MPs voice support for 'Ofbus'

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The Independent Online
An "Ofbus"-style regulator should be appointed to the bus industry to prevent unfair competition and companies' being driven out of business by predatory practices, an all-party Commons committee recommended yesterday.

The Transport Select Committee, which has published a report on the deregulation of the bus industry, says there have been more complaints to the Office of Fair Trading about the bus industry than about all other industries put together, a total of 541 between 1987 and the end of 1994.

Yet the OFT is seen as too slow and cumbersome to deal with complaints, since often, by the time it has produced a report, a company has been driven out of business. The committee warned that 20 companies remained within municipal control and these were vulnerable to predatory attacks unless there were new procedures to protect them when they were put up for sale.

The report said some companies "had received threats, direct or implied, to keep out of an area or face being run off the road in a predatory retaliation". More common forms of predatory behaviour were to "swamp an area with buses in order to reduce an incumbent's revenue and to cut fares, or even to charge no fares at all".

The committee highlighted the case of Darlington, where Stagecoach, Britain's biggest bus company, ran a free bus service in 1994 in order to drive the local municipal bus company out of business. Stagecoach also poached drivers by offering them a signing-on fee and although the Monopolies and Mergers Commission later called Stagecoach's activities"predatory, deplorable and against the public interest", by then, the municipal bus company had gone bankrupt.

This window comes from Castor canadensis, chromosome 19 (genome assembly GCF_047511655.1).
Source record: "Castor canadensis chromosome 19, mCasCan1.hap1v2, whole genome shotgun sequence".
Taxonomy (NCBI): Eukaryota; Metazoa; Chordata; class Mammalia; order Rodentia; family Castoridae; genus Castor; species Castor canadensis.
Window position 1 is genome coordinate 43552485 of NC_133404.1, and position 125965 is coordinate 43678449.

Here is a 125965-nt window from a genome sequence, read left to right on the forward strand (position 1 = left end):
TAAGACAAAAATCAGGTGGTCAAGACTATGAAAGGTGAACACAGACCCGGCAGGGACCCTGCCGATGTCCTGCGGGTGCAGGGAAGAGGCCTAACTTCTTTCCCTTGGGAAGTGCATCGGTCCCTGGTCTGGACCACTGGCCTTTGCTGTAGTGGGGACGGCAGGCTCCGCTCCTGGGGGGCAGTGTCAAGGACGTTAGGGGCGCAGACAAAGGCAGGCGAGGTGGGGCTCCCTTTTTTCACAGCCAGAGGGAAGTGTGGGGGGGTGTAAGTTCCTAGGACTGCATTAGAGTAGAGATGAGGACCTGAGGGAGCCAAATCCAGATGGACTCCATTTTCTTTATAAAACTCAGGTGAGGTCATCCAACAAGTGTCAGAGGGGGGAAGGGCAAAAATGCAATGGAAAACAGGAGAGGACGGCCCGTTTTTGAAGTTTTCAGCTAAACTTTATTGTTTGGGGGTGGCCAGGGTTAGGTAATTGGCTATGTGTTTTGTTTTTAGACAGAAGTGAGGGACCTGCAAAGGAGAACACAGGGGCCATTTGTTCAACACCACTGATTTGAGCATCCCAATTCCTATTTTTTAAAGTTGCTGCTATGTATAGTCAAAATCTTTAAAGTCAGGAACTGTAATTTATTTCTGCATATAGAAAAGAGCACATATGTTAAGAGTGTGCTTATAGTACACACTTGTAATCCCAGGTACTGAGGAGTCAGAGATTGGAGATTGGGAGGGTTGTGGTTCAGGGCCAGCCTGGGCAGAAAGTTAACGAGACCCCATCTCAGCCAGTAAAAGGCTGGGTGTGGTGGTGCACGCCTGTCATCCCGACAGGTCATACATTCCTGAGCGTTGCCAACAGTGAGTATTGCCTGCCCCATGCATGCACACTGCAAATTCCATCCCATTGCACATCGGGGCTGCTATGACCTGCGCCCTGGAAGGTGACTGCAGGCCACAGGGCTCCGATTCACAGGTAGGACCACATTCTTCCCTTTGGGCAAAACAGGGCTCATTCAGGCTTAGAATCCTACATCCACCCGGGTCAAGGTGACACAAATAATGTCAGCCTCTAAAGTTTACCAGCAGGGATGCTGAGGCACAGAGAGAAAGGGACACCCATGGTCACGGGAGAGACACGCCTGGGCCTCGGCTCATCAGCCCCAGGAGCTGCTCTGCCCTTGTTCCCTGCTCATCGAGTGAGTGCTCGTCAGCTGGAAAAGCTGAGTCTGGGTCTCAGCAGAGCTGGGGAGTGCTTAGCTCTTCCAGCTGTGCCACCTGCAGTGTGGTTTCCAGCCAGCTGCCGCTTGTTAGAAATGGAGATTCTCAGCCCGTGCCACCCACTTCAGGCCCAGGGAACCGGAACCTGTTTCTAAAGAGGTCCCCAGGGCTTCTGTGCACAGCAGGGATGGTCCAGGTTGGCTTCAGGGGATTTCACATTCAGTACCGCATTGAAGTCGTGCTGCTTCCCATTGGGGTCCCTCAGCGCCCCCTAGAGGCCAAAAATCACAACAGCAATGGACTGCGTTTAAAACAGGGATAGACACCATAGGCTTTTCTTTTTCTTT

Buses were deregulated outside London by the Transport Act 1985. The committee found that: "The effects of bus deregulation have been very uneven throughout the country."

Since deregulation, three or four big bus groups have grown through acquiring smaller companies around Britain. The committee heard evidence that there were suspicions that these big groups were deliberately avoiding competing with each other. The OFT said there was an "apparent reluctance of the major operators to engage in direct competition with other larger companies by invading 'their' territories." However, the large companies had been very aggressive in taking over smaller firms.

The industry body, the CPT, opposed the creation of a regulator, which would "simply add an unnecessary and wasteful layer of bureaucracy".